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In talks with Sheena Bhattessa, Founder of Citizen Femme


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By Lily Niu on 8th June 2023

Managing Editor Lily Niu speaks with Sheena Bhattessa, actress, producer, and founder of Citizen Femme, about the future of women's travel.

For the women of 2023, there’s never been a more exciting time to go on an adventure. Be it long or short, some time away opens doors to new experiences and gives much needed resets from the familiarity of daily grind.

Whilst travelling can be extremely fulfilling, it can also be daunting, particularly for women who’ve yet to take a first leap and book that trip they’ve always dreamed of, and, of course, on a practical level, since there are typically added safety concerns.

Following a successful ten-year career in media, the British-Indian Sheena Bhattessa founded Citizen Femme in 2017, after spotting a gap in the market for a trusted and stylish guide dedicated to the female traveller.

“The catalyst was a trip to Istanbul with my friends. There were so many elements that just didn’t suit us as female travellers – from safety and hotel amenities, and a source of information on travel that really talked to women like me – looking for a comfortable but sophisticated stay,” Sheena says. “I was longing for travel suggestions that spoke to me. I thought, ‘Where would I stay if I came again? Who can I ask for advice?’ There was nothing out there to help women plan their next adventure. And so, Citizen Femme was born.”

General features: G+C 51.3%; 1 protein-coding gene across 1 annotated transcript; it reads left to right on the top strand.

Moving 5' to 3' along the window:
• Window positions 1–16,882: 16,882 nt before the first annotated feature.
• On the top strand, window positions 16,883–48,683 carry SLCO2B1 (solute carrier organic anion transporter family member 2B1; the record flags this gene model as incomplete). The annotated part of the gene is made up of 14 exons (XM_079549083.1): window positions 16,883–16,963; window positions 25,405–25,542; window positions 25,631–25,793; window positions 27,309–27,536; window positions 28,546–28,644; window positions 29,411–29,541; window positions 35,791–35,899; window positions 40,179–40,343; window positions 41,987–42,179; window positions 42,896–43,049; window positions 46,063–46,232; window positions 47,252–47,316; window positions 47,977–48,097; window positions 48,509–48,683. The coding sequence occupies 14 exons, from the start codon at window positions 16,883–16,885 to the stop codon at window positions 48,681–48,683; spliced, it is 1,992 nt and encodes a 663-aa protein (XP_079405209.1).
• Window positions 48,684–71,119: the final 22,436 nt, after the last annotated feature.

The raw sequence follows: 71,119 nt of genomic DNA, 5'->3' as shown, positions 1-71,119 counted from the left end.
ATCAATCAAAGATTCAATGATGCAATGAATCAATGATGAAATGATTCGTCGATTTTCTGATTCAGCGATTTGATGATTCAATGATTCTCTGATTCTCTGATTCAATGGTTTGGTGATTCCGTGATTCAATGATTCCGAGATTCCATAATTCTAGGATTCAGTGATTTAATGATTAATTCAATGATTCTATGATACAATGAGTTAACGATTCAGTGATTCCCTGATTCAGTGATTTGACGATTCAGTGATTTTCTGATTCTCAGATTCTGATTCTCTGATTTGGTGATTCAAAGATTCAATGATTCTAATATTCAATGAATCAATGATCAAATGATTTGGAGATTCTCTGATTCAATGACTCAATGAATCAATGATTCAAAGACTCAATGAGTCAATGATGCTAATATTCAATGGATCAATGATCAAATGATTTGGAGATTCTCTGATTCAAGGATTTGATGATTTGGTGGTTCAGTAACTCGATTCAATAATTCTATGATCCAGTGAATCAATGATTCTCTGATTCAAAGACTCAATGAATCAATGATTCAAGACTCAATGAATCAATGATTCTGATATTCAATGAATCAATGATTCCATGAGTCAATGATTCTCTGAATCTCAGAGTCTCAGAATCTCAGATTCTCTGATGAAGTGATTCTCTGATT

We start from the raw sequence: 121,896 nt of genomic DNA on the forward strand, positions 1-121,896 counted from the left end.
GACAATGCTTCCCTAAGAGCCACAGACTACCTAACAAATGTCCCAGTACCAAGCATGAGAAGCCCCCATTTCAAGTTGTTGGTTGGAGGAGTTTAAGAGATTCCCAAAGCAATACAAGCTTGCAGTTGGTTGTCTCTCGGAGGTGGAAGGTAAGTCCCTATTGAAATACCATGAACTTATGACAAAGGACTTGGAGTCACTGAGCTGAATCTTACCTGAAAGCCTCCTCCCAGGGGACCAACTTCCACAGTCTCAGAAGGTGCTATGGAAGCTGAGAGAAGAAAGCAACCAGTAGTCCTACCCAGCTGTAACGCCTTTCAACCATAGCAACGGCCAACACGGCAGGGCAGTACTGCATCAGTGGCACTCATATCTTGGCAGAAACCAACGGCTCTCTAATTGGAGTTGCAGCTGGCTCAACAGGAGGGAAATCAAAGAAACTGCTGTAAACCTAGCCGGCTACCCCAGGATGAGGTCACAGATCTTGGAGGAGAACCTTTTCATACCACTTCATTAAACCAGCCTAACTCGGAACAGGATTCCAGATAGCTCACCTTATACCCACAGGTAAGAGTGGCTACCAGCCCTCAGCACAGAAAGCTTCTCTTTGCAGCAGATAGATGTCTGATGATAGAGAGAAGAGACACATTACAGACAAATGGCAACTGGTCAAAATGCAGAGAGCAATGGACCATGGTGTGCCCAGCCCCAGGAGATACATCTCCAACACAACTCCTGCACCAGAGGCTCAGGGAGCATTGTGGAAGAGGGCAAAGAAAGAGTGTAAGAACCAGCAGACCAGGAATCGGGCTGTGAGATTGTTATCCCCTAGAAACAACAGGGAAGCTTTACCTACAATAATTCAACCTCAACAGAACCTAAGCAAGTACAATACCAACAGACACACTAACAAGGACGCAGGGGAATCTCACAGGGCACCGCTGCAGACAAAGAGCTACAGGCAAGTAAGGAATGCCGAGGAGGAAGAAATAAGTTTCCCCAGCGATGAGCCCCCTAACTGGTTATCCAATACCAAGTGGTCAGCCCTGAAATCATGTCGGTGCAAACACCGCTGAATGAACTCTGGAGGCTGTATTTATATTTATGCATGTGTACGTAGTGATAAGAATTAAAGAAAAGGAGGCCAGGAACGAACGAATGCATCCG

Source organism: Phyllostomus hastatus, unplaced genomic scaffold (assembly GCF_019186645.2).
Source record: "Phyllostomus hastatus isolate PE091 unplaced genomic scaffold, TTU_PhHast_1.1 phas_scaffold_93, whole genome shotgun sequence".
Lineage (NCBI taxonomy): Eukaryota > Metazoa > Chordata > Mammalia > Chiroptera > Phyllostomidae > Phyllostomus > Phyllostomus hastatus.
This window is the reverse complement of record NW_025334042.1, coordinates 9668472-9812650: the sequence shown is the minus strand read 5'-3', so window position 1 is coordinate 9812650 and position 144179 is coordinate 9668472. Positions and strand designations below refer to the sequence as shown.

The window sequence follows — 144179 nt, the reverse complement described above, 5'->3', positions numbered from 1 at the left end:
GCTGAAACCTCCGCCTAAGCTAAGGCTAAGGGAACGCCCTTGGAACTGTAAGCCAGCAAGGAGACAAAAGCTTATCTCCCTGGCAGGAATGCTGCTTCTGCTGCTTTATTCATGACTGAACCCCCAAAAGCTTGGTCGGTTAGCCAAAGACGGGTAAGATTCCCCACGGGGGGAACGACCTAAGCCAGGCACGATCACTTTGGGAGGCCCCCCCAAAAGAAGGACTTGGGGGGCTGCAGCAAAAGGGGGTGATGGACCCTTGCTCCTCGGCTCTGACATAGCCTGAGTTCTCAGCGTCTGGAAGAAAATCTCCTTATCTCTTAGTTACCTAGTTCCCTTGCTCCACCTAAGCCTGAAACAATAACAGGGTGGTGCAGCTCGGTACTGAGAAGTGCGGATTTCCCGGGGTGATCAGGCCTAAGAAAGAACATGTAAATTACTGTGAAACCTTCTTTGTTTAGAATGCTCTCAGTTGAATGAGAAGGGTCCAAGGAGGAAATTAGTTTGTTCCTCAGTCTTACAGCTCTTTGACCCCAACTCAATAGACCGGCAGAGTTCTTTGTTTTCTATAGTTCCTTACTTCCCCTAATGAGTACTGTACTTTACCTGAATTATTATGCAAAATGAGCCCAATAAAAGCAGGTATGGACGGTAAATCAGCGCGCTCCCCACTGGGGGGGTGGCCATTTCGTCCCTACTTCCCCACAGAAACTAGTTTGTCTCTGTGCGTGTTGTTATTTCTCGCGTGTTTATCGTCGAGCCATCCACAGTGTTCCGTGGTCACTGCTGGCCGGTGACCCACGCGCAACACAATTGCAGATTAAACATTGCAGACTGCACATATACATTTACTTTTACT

With women accounting for 54% of affluent travellers with annual incomes upwards of $250,000, we thought it apt to chat with Sheena about how the travel landscape and industry are panning out. 

Q: Can you tell us about your background and how it led to the founding of Citizen Femme?

A: My background has been incredibly varied, from growing up in the hospitality industry to working in PR and acting. However, the trip to Istanbul with my girlfriends really inspired me to launch the platform. We struggled to find safe and reliable recommendations for our travels, and I realised there was a gap in the market for somewhere that could provide that peer-to-peer recommendation and support specifically for female travellers. I founded Citizen Femme with the aim of empowering women to explore the world with confidence and independence.

Q: How have you seen the travel industry adapt for women since founding Citizen Femme, and what changes do you think will occur in the next few years?

A: What I think the travel industry is really adapting to is growing independence amongst women. Women who have the emotional and financial freedom to explore, whether that’s for work, solo travel, leisure, and self development - that’s a big one - are part of a growing number of people making purchasing decisions. The industry and waking up to this. Over the ages of 35 or 50, there’s a big surge in women’s solo travel as well, and that whole generation of travellers who are looking at social media and being influenced by the idea of nomadic lifestyles, so everything is changing to adapt to this audience.